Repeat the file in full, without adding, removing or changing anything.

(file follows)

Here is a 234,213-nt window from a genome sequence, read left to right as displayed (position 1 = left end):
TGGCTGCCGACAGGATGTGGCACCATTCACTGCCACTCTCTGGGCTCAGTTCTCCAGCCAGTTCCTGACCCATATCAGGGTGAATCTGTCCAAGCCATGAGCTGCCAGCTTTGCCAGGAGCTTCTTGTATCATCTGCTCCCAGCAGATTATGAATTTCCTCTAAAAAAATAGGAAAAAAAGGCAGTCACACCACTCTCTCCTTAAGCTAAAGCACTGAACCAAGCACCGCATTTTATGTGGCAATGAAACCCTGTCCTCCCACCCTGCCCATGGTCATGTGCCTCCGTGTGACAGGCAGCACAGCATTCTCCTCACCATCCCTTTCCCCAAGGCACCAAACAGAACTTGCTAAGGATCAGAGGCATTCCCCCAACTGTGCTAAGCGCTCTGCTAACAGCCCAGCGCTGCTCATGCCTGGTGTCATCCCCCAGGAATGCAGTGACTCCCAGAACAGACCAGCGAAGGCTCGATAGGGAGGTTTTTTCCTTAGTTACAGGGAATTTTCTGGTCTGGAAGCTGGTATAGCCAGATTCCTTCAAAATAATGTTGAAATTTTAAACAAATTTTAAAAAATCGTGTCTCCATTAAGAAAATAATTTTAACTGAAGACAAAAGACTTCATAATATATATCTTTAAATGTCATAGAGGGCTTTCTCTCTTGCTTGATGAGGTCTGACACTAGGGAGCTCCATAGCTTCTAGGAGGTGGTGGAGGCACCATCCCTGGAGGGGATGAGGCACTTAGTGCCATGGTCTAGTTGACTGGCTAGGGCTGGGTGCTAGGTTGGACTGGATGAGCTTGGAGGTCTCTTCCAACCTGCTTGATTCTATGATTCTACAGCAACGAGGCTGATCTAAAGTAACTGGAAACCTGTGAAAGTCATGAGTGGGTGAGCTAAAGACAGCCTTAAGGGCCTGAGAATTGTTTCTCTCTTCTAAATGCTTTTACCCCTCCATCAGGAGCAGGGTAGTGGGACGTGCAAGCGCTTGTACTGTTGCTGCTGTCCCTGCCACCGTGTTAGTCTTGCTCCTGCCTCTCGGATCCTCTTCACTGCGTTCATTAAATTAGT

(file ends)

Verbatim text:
Here is a 234,213-nt window from a genome sequence, read left to right as displayed (position 1 = left end):
TGGCTGCCGACAGGATGTGGCACCATTCACTGCCACTCTCTGGGCTCAGTTCTCCAGCCAGTTCCTGACCCATATCAGGGTGAATCTGTCCAAGCCATGAGCTGCCAGCTTTGCCAGGAGCTTCTTGTATCATCTGCTCCCAGCAGATTATGAATTTCCTCTAAAAAAATAGGAAAAAAAGGCAGTCACACCACTCTCTCCTTAAGCTAAAGCACTGAACCAAGCACCGCATTTTATGTGGCAATGAAACCCTGTCCTCCCACCCTGCCCATGGTCATGTGCCTCCGTGTGACAGGCAGCACAGCATTCTCCTCACCATCCCTTTCCCCAAGGCACCAAACAGAACTTGCTAAGGATCAGAGGCATTCCCCCAACTGTGCTAAGCGCTCTGCTAACAGCCCAGCGCTGCTCATGCCTGGTGTCATCCCCCAGGAATGCAGTGACTCCCAGAACAGACCAGCGAAGGCTCGATAGGGAGGTTTTTTCCTTAGTTACAGGGAATTTTCTGGTCTGGAAGCTGGTATAGCCAGATTCCTTCAAAATAATGTTGAAATTTTAAACAAATTTTAAAAAATCGTGTCTCCATTAAGAAAATAATTTTAACTGAAGACAAAAGACTTCATAATATATATCTTTAAATGTCATAGAGGGCTTTCTCTCTTGCTTGATGAGGTCTGACACTAGGGAGCTCCATAGCTTCTAGGAGGTGGTGGAGGCACCATCCCTGGAGGGGATGAGGCACTTAGTGCCATGGTCTAGTTGACTGGCTAGGGCTGGGTGCTAGGTTGGACTGGATGAGCTTGGAGGTCTCTTCCAACCTGCTTGATTCTATGATTCTACAGCAACGAGGCTGATCTAAAGTAACTGGAAACCTGTGAAAGTCATGAGTGGGTGAGCTAAAGACAGCCTTAAGGGCCTGAGAATTGTTTCTCTCTTCTAAATGCTTTTACCCCTCCATCAGGAGCAGGGTAGTGGGACGTGCAAGCGCTTGTACTGTTGCTGCTGTCCCTGCCACCGTGTTAGTCTTGCTCCTGCCTCTCGGATCCTCTTCACTGCGTTCATTAAATTAGT